If you’re in need of some “zen and relaxation”then have you ended up in the right place! For this week’s English assignment I had to explore the depths of cartoonist Gavin Aung Than’s work. I found a cartoon that really “spoke” to me, so I’ll be sharing it today.
The piece I want to share with you is #143 and is titled “The Dalai Lama: We are all human beings. You can find the link here.
Here are a couple of screen shots to give you a feel for his style: (this isn’t the whole comic, in an effort to go get you to actually look at it)
After reading through quite a few of Than’s comics, I actually din’t really care for some of them. But when I found this one, I loved it. It shows the relationship of a monk and guardian, as they have a misunderstanding. In the cartoon the monk focuses on meditation; the guardian, protecting the watch tower. The monk doesn’t realize this is a guarded area, and enters unknowingly to meditate. The guarding then begins to wreck the tower in an effort to capture the monk, and keep him away from the precious golden buddha. In the process, the guardian looses the sacred statue. The monk, a kind, peaceful, figure — did not hesitate to help the guardian search for the statue even after being attacked. The monk successfully unites the guardian with the statue, and the cartoon ends with the two rebuilding the watch tower together.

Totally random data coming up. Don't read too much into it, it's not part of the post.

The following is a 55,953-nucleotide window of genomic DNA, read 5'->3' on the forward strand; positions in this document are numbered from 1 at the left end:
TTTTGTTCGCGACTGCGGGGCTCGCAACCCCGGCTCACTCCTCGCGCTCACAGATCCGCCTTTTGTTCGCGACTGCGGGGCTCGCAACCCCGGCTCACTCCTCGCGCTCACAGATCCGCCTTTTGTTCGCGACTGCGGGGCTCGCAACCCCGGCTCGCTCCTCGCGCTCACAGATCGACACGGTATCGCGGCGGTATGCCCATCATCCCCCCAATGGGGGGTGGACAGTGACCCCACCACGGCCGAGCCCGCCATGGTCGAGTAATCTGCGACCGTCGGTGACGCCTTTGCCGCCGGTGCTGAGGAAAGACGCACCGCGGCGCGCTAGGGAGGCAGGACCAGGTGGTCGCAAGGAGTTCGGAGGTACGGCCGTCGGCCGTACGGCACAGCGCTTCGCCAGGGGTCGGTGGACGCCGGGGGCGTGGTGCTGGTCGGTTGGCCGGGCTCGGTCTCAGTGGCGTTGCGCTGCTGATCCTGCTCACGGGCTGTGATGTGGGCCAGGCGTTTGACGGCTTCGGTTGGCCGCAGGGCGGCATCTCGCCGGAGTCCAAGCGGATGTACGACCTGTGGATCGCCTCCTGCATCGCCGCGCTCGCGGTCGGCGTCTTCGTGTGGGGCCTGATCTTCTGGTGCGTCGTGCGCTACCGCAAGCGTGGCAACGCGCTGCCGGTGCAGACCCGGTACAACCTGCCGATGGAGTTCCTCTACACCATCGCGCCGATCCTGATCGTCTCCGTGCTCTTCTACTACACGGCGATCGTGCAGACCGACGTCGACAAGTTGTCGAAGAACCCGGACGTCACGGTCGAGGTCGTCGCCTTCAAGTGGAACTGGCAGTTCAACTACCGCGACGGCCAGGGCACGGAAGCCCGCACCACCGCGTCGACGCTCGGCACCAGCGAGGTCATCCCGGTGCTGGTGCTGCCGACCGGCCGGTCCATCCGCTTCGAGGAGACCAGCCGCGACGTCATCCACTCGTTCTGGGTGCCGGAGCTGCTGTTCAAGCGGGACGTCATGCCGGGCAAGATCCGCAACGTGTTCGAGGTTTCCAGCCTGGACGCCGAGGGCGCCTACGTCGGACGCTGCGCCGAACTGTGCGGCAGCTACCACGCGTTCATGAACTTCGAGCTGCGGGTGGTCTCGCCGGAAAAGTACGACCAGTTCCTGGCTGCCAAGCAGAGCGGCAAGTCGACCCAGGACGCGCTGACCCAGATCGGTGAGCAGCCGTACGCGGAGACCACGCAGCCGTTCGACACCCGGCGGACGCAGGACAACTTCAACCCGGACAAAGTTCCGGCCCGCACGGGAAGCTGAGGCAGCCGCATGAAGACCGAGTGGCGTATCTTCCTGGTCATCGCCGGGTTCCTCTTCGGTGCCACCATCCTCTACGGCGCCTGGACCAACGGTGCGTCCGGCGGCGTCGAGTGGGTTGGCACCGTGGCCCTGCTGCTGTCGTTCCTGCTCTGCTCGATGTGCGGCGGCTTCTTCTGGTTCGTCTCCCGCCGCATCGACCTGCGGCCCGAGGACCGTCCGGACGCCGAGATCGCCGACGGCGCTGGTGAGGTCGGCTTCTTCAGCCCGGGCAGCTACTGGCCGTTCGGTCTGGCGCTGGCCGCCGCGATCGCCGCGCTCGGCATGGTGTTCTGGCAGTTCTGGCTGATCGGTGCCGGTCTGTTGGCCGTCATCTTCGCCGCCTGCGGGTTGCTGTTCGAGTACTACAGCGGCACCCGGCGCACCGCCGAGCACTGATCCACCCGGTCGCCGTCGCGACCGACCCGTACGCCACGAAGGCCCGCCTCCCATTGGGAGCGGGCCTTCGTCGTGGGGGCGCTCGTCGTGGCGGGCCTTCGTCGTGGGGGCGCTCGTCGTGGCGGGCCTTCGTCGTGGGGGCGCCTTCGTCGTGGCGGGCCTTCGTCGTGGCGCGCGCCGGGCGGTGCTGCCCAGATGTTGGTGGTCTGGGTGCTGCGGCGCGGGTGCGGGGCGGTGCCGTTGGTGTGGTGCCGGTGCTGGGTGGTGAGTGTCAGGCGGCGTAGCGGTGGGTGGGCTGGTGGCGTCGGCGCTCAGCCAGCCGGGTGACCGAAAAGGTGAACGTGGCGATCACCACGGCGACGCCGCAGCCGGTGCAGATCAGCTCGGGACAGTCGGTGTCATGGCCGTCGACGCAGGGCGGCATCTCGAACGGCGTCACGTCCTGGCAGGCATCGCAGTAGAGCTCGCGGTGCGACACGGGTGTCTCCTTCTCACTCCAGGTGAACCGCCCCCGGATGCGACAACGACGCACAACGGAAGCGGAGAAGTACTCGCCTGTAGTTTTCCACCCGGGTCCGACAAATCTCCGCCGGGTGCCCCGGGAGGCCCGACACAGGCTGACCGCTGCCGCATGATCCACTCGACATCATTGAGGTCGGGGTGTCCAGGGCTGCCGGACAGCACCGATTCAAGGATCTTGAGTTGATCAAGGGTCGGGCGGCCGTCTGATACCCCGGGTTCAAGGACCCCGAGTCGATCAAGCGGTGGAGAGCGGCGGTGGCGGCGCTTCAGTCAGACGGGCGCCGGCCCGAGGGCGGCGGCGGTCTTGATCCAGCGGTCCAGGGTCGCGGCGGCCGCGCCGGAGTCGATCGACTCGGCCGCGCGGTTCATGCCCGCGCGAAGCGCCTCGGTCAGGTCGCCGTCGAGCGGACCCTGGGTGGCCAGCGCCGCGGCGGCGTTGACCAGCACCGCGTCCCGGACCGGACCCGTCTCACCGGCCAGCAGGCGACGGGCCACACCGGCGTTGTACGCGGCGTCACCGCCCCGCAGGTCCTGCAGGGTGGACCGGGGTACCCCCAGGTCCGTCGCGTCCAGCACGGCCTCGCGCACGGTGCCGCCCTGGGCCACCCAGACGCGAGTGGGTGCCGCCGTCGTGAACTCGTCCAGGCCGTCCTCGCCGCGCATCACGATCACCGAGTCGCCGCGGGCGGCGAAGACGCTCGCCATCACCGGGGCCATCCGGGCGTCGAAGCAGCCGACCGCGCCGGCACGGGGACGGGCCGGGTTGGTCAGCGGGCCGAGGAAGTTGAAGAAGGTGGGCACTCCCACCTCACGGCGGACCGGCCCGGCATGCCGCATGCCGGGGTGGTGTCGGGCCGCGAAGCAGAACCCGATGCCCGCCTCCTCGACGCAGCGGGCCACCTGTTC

One major idea that was presented in this cartoon and even blatantly stated in the title of the cartoon is that we are all human beings. The relationship portrayed between the monk and the guardian is much like the misunderstanding between various races in the United States right now. I found that Than’s comic really delivered a message rather than the usual chuckle or smile that accompanies most silly cartoons. Using his power of a combination of both art and word, Than really does bring the issue of disconnect in America to light, even if it isn’t explicitly stated. Because of the recent racial tension in America, (the growing Islamaphobia and unjustified shootings of unarmed African Americans), I think we can all stand to hear “we are all human beings” more frequently.
I definitely want to encourage you to go check out his work. Thaun has a variety of pieces, ranging from funnier to more serious comics.
Remember: We are all human beings.
Until next time,